Is the Mets' Ryan Church For Real?

Pro Football NYCSenior Writer IMay 9, 2008

When the New York Mets announced that they had traded prize prospect Lastings Milledge away to Washington this past winter for two players, everyone shrugged.  Mets fans, the media, bloggers and TV talking heads all wondered why the Mets would trade Milledge away for two part-time players.

Then, the analysis began. Brian Schneider, the principal player the Mets traded for, was considered by many to be one of the games' best catchers. Not much of a hitter, but the right choice to replace Paul LoDuca, who had played his way out of Flushing.

The other player received, 29-year-old OF Ryan Church, was a bit of a mystery. His statistics were average at best, except for the amount of doubles he accumulated. Last season, Church finally got more than 400 at-bats. He smacked 43 doubles and and 15 homers, knocking in 70 runs.

Those seem like docile numbers to the naked eye, but Church was hitting in the cavernous RFK Stadium last season, where home runs get transformed into doubles and fly-outs.

Mets' GM Omar Minaya, who was the GM of the Washington/Montreal franchise before joining the Mets, knew that Church had a lively bat. His defense needed some work, but he could hit.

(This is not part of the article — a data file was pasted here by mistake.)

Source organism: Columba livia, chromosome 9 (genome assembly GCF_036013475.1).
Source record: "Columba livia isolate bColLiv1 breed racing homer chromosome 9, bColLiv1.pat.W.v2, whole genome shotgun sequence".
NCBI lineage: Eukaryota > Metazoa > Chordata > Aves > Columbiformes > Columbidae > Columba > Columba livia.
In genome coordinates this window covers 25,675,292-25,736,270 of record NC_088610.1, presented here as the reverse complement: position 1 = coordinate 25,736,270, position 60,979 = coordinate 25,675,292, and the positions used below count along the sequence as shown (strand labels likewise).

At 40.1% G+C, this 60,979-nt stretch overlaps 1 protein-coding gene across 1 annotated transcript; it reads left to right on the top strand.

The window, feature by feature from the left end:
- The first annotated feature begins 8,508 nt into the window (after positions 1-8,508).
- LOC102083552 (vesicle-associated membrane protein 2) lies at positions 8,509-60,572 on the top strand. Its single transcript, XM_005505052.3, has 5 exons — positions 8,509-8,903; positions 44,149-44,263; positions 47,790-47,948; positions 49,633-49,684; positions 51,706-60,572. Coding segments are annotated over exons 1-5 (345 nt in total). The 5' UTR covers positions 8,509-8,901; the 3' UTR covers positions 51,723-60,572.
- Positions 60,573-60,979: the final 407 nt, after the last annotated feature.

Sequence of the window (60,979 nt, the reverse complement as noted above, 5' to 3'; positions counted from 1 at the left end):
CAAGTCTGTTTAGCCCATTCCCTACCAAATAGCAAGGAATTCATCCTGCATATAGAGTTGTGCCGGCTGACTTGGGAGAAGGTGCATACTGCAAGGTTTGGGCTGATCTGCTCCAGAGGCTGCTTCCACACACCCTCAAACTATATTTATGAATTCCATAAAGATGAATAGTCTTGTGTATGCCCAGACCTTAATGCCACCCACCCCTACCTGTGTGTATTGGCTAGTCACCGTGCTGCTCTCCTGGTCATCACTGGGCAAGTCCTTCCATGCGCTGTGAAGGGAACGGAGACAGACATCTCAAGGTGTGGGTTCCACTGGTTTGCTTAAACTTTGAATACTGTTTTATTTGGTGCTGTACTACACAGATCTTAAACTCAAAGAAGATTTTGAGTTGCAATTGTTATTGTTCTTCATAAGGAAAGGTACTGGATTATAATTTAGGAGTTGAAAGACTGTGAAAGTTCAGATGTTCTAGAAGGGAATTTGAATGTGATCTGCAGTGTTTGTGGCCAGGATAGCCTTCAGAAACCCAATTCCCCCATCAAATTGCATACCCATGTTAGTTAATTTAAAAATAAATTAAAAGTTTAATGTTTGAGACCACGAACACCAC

Teamed with Schneider, Minaya felt he was getting more than fair value for Milledge, who had fallen out of manager Willie Randolph's good graces.

This season, Randolph has placed Church in several slots in the lineup, depending on whether a right- or left-handed pitcher is going for the opponent.

Against righties, Church is usually slotted in the two-hole between Jose Reyes and David Wright. He has flourished in this role.

Against lefties, Church is moved down to the sixth slot, behind either Moises Alou or Carlos Delgado.  It won't be long before he moves ahead of Delgado and/or Alou, since they have been either injured or inconsistent.

One of the reasons for Church's early New York success is due to a change in his batting stance.

Mets hitting coach, Howard Johnson attributes it to hitting from a more upright position instead of crouching more like he did in Washington.

"He's able to stay on top of the ball," Johnson said. "He's been much more consistent with his mechanics."

The results have been positive for Church and the Mets thus far. He leads the team in batting (.328) and is tied with David Wright for the team lead in homers with 6.

At this rate, Church will get over 500 at bats this season - a season that may jettison him as one of the cornerstones of the Mets for years to come.

published from Mr.Flushing